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This article is part of the supplement: 25th International Symposium on Intensive Care and Emergency Medicine

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Closed endotracheal suction system without periodic change versus open endotracheal system

L Lorente, M Lecuona, J Villegas, M Mora and A Sierra

Author Affiliations

Hospital Universitario de Canarias, Santa Cruz de Tenerife, Spain

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Critical Care 2005, 9(Suppl 1):P2  doi:10.1186/cc3065

The electronic version of this article is the complete one and can be found online at:

Published:7 March 2005

© 2005 BioMed Central Ltd


It is known that the closed tracheal suction system (CTSS) produces less hemodynamic and gasometric deterioration than an open tracheal suction system (OTSS). Use is limited because no decrease in the incidence of ventilator-associated pneumonia (VAP) was found and also because it is more expensive. But, is daily periodic change of the CTSS necessary? The aim of this study was to analyze the incidence of VAP using a CTSS without periodic change versus an OTSS.


It is a prospective study of ICU patients from 1 January 2004 to 31 October 2004. Patients who required mechanical ventilation (MV) were randomized into two groups: one group was suctioned with CTSS without periodic change and another group with OTSS. An aspirate tracheal swab and a throat swab on admission and afterwards twice weekly were taken. VAP was classified based on throat flora in endogenous and exogenous samples. The statistical analysis was performed by chi-square test and Student's t test, and we took P < 0.05 as a significant difference.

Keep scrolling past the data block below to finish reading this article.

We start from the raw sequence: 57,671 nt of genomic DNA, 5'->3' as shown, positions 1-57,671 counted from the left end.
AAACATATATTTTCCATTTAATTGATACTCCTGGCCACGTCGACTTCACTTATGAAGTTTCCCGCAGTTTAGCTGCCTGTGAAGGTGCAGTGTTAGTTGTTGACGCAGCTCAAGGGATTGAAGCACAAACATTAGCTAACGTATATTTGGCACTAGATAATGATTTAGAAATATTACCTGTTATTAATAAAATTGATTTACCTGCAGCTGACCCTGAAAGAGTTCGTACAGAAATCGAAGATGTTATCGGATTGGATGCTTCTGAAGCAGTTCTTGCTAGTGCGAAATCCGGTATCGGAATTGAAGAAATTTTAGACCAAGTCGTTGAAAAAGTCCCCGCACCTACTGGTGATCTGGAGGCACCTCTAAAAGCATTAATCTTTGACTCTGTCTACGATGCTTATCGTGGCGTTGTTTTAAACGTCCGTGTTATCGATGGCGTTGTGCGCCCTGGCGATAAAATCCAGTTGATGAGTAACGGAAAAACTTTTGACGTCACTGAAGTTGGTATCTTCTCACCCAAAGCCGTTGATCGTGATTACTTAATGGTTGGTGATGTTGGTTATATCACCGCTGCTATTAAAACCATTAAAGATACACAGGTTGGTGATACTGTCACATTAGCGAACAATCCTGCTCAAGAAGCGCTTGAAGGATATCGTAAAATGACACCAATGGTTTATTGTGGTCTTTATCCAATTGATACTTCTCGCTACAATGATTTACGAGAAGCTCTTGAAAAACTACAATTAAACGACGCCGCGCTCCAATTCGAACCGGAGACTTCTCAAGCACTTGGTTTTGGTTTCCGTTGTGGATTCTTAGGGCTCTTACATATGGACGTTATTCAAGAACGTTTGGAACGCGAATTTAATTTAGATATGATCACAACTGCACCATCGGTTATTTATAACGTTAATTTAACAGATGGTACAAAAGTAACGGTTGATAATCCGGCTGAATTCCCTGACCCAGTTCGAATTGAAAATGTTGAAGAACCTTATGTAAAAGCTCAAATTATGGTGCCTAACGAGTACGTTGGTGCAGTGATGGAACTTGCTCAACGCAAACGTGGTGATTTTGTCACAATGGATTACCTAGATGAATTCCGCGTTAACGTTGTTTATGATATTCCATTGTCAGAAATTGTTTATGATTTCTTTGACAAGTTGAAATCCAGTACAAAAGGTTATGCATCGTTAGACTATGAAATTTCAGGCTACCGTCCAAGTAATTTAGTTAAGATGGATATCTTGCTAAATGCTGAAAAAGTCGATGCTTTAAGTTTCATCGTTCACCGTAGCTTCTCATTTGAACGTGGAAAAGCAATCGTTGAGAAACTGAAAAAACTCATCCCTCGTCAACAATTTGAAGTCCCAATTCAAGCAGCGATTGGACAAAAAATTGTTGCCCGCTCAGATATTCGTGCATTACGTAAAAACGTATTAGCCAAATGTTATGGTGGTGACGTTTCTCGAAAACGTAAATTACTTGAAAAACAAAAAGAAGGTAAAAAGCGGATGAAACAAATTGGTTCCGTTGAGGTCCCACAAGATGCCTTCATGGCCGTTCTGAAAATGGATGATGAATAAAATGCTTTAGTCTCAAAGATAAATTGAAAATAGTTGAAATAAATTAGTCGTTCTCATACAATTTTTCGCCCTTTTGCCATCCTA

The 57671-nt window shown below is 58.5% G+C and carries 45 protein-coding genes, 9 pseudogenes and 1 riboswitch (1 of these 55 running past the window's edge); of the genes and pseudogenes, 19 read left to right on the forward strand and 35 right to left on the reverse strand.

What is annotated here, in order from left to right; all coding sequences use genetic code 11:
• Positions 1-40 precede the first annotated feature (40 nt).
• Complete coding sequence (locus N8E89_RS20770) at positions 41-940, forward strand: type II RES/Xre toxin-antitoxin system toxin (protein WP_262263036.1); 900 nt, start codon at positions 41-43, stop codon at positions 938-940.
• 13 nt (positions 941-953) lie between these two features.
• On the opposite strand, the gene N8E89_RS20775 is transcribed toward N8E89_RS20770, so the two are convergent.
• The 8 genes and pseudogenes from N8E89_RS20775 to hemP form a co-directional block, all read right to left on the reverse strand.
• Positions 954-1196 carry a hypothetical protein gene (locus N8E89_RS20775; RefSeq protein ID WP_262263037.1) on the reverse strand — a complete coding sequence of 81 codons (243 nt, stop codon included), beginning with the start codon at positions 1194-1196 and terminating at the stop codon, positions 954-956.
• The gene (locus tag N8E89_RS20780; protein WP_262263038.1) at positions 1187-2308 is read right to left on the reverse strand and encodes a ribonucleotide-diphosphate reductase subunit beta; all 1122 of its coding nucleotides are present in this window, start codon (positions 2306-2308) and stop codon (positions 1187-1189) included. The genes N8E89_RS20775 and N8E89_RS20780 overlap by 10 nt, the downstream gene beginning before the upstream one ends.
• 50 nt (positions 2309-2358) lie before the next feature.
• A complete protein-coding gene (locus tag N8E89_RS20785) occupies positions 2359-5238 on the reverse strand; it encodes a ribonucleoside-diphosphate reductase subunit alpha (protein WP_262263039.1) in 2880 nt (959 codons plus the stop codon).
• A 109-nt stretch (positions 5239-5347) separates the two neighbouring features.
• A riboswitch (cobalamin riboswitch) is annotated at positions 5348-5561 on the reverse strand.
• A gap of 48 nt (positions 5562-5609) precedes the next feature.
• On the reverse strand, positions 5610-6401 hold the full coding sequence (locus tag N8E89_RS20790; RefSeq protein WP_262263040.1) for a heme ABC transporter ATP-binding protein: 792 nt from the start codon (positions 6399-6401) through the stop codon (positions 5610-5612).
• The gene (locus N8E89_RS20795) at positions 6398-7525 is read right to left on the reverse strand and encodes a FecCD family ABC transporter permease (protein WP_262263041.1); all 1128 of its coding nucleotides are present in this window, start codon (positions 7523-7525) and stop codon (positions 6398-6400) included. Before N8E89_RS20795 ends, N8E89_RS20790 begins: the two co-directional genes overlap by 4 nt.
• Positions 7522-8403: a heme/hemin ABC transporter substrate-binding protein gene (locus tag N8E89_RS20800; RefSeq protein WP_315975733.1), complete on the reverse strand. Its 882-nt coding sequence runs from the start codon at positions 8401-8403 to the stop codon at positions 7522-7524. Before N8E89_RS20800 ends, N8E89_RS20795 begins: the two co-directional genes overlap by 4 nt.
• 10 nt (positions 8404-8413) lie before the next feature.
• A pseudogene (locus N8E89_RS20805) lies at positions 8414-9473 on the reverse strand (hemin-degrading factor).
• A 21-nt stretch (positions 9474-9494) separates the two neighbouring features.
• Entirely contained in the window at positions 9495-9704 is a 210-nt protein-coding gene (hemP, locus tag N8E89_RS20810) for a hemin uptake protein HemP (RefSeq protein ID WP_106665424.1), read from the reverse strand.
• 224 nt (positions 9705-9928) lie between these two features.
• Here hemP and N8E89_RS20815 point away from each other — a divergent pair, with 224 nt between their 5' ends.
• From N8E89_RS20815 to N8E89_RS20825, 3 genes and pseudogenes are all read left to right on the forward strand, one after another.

There were no significant differences between both groups of patients (236 with CTSS without periodic change and 211 with OTSS) in age, sex, diagnosis groups, APACHE II score, number of aspirations per day and mortality. No significant differences were found in the percentage of patients who developed VAP (13.98% vs 14.02%), nor in the number of VAP per 1000 MV-days (14.13 vs 14.67). At the same time we did not find any differences in the percentage of patients who developed exogenous VAP (0.96% vs 0.88%). In the patients who needed MV during 24 hours or more, the aspiration cost was less expensive in the CTSS without periodic change group than in the OTSS group ($1.89 × 1.53 vs $2.45 × 0.71 per patient-day, P < 0.0001).


We conclude that in our study the CTSS without periodic change decreased the aspiration cost and did not modify the VAP incidence.